WASHINGTON — In a sudden about-face, the Trump administration has decided to exclude Florida from its plan to expand offshore oil and gas drilling.
Interior Secretary Ryan Zinke announced the decision Tuesday evening after meeting with Florida Gov. Rick Scott at Tallahassee International Airport.
Scott had joined with a bipartisan group of state officials in blasting the administration’s plan unveiled last week to open up Florida waters — a part of the largest single expansion of off-shore drilling activity ever proposed.
“President Trump has directed me to rebuild our offshore oil and gas program in a manner that supports our national energy policy and also takes into consideration the local and state voice,” Zinke said in a statement released by his office. “I support the governor’s position that Florida is unique and its coasts are heavily reliant on tourism as an economic driver. As a result of discussion with Governor Scott and his leadership, I am removing Florida from consideration for any new oil and gas platforms.”
Sen. Bill Nelson, D-Fla., said the decision to remove Florida so quickly after it had been included in an energy-development plan that was months in the making smacked of political gamesmanship. Scott is expected to challenge Sen. Bill Nelson, a long-time drilling foe, later this year in what would be one of the nation’s most hotly contested Senate races.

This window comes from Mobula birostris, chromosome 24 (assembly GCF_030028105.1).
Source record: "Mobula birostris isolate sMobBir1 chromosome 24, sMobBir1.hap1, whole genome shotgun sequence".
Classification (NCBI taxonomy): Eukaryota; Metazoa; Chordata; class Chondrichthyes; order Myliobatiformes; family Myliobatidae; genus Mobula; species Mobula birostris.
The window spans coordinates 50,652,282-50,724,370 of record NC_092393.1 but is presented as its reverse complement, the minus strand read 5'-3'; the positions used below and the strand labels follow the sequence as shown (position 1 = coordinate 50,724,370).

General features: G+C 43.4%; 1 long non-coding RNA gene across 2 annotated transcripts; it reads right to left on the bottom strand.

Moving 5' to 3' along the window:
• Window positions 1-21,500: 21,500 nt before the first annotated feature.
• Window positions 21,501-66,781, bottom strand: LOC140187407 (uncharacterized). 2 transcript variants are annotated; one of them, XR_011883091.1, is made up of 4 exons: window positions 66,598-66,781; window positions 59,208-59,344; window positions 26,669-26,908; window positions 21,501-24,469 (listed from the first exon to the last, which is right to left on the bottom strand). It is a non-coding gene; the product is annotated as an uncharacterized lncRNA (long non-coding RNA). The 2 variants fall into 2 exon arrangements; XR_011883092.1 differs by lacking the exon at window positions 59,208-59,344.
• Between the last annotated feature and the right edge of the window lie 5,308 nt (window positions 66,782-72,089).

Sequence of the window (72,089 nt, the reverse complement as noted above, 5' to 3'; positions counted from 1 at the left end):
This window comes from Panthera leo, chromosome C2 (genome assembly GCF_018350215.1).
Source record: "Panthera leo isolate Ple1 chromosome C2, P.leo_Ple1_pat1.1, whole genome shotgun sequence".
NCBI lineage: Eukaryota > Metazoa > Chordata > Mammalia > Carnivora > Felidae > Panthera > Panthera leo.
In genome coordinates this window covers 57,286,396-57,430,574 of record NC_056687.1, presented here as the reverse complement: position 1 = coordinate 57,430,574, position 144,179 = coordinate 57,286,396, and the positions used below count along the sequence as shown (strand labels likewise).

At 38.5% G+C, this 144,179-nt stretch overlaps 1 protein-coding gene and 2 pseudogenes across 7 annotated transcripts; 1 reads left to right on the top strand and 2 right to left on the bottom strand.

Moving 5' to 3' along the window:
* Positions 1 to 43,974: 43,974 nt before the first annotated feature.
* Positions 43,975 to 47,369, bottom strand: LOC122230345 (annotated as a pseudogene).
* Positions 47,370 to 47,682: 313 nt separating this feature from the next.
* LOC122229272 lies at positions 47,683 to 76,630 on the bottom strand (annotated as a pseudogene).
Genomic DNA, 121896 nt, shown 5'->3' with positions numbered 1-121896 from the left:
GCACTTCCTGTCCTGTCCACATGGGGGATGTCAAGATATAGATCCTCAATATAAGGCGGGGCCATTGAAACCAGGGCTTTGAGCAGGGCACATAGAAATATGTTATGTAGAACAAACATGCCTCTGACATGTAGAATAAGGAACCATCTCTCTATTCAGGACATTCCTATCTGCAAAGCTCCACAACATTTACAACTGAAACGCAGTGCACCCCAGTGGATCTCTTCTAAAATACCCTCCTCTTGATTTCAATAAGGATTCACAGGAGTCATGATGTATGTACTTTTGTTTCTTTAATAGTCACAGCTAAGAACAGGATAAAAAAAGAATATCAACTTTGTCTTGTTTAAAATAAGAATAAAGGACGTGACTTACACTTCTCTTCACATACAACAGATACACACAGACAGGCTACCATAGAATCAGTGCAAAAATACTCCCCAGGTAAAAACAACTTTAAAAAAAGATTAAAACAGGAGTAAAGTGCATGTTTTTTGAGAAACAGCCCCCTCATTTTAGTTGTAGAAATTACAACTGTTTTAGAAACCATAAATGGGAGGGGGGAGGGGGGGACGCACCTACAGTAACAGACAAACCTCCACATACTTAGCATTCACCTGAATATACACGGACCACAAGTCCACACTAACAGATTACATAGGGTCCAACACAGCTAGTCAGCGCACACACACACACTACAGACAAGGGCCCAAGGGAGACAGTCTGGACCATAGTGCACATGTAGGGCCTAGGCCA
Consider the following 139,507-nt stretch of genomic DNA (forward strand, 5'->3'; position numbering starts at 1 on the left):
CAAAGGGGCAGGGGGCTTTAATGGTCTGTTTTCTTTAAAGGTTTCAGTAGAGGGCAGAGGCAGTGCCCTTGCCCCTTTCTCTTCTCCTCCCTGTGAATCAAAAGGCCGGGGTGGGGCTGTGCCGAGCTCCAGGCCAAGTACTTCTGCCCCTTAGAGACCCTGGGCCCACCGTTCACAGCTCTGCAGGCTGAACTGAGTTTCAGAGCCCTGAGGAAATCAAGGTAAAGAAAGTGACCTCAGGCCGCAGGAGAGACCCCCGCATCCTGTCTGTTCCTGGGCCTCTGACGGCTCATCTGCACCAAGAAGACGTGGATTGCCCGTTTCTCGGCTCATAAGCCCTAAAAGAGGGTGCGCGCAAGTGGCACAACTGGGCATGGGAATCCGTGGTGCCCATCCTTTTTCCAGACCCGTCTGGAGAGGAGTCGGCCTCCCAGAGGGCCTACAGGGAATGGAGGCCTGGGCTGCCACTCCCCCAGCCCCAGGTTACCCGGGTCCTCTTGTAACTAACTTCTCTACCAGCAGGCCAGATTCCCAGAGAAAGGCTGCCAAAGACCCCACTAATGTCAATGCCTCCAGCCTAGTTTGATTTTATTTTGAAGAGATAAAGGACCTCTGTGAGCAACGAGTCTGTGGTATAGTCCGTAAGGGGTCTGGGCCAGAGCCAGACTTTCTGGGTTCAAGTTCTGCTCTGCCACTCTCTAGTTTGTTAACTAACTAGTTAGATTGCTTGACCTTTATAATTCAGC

“I have spent my entire life fighting to keep oil rigs away from our coasts. But now, suddenly, Secretary Zinke announces plans to drill off Florida’s coast and four days later agrees to ‘take Florida off the table’? I don’t believe it,” Nelson said in a statement. “This is a political stunt orchestrated by the Trump administration to help Rick Scott, who has wanted to drill off Florida’s coast his entire career. We shouldn’t be playing politics with the future of Florida.”
The drilling proposal, announced last week, includes 47 potential lease sales in 25 of the 26 planning areas — 19 sales off the coast of Alaska, seven in the Pacific region, 12 in the Gulf of Mexico, and nine in the Atlantic region.
The five-year plan, covering 2019 to 2024, was initiated by the America First Offshore Energy Strategy directive Trump signed in April that could eventually open up Arctic waters and millions of coastal acres off U.S. shores to oil and gas drilling.
“Our country is blessed with incredible natural resources including abundant offshore oil and natural gas resources, but the federal government has kept 94% of these offshore areas closed for exploration and production,” Trump said at the time. “This deprives our country of potentially thousands and thousands of jobs and billions in wealth.”
When he announced the five-year plan last week, Zinke said his agency would work with states and members of Congress who represent potential drilling areas to allay concerns. But the move already was getting pushback from a number of Florida officials, including Scott, a Trump confidante, who said he would oppose drilling off Florida’s coasts where tourism and coastal military installations are important to the state’s economy.